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THE OPPOSITE OF FATE by Amy Tan

THE OPPOSITE OF FATE

A Book of Musings

By Amy Tan

Pub Date: Nov. 3rd, 2003
ISBN: 0-399-15074-9
Publisher: Putnam

Novelist Tan (The Bonesetter’s Daughter, 2001, etc.) offers a wry but bracing take on life and writing in this collection of her nonfiction, some previously published.

Although the author recalls some painful subjects—a friend’s murder, her mother's dementia, her own battle with long-undiagnosed Lyme disease—her prose is thoughtful, never maudlin or self-pitying. Tan writes as easily and unpretentiously about herself as about others. She is equally balanced in her treatment of such contentious subjects as multiculturalism—she believes in an inclusive, truly American literature—and human rights in China, which are more complicated, she argues, than it seems from a US perspective. (She cites as an example her own banning from the country after a misunderstanding about fundraising for orphans in need of surgery.) The author also offers pertinent advice, originally delivered at a commencement address, on how to write; on the perils of translation, particularly in conveying social context; and on the challenge of writing a second novel after a bestselling first. But the heart of this collection concerns Tan’s mother, who left the children of her first marriage in China and immigrated to the US to marry Amy’s father, whom she had met and fallen in love with in China. Tu Ching Tan taught her daughter about the permutations of fate, but equally defended the strength of hope. The author suspects that her mother’s many threats to kill herself reflected underlying depression: at nine Tu Ching had seen her own mother commit suicide; she endured an abusive first marriage and then saw her second husband and elder son die, within months, of brain tumors, deaths that led her to flee with Amy and her younger son to Europe. Tan writes lovingly and perceptively of this woman who could exasperate with constant advice and criticism, but who was also her daughter’s strongest defender, bragging that she always knew Amy would be a writer, though she had as adamantly believed Tan would be a doctor.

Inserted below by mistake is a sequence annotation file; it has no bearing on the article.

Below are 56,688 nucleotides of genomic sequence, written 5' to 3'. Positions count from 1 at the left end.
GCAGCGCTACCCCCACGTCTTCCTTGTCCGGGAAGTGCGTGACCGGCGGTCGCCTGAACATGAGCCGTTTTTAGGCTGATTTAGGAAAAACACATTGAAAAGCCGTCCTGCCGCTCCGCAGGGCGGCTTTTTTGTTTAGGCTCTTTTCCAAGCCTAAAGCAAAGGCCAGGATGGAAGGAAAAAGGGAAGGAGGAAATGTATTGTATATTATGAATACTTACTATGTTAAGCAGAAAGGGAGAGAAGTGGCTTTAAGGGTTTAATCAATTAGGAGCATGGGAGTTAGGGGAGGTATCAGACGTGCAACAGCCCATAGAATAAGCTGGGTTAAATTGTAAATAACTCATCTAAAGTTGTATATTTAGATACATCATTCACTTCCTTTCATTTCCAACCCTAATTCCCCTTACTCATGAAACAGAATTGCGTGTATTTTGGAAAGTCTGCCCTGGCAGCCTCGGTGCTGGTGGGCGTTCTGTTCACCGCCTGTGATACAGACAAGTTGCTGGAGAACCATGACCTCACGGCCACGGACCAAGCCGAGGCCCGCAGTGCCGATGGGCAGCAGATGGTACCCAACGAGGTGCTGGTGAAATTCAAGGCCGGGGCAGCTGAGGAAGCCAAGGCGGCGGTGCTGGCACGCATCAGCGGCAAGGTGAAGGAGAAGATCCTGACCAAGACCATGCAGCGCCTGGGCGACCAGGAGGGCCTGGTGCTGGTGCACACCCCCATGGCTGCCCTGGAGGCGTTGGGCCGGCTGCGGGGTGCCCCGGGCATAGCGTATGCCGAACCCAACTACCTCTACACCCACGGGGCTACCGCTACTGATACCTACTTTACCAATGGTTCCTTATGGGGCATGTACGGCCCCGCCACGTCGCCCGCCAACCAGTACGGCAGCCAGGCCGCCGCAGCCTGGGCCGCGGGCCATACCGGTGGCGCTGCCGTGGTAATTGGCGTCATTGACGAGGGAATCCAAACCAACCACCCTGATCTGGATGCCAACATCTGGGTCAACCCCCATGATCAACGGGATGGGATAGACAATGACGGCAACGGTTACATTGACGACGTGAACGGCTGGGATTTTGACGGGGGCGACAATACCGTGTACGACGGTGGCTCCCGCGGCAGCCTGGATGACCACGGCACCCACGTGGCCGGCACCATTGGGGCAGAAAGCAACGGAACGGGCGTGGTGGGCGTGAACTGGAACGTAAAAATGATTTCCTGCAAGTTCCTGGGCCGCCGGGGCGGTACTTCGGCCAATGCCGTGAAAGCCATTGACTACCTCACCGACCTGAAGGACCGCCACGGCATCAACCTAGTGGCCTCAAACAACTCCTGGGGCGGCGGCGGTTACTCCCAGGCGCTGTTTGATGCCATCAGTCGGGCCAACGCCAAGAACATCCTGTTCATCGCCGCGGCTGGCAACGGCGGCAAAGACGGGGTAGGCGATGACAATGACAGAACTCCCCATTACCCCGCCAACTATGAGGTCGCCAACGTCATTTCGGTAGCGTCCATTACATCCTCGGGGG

An examined life recalled with wisdom and grace.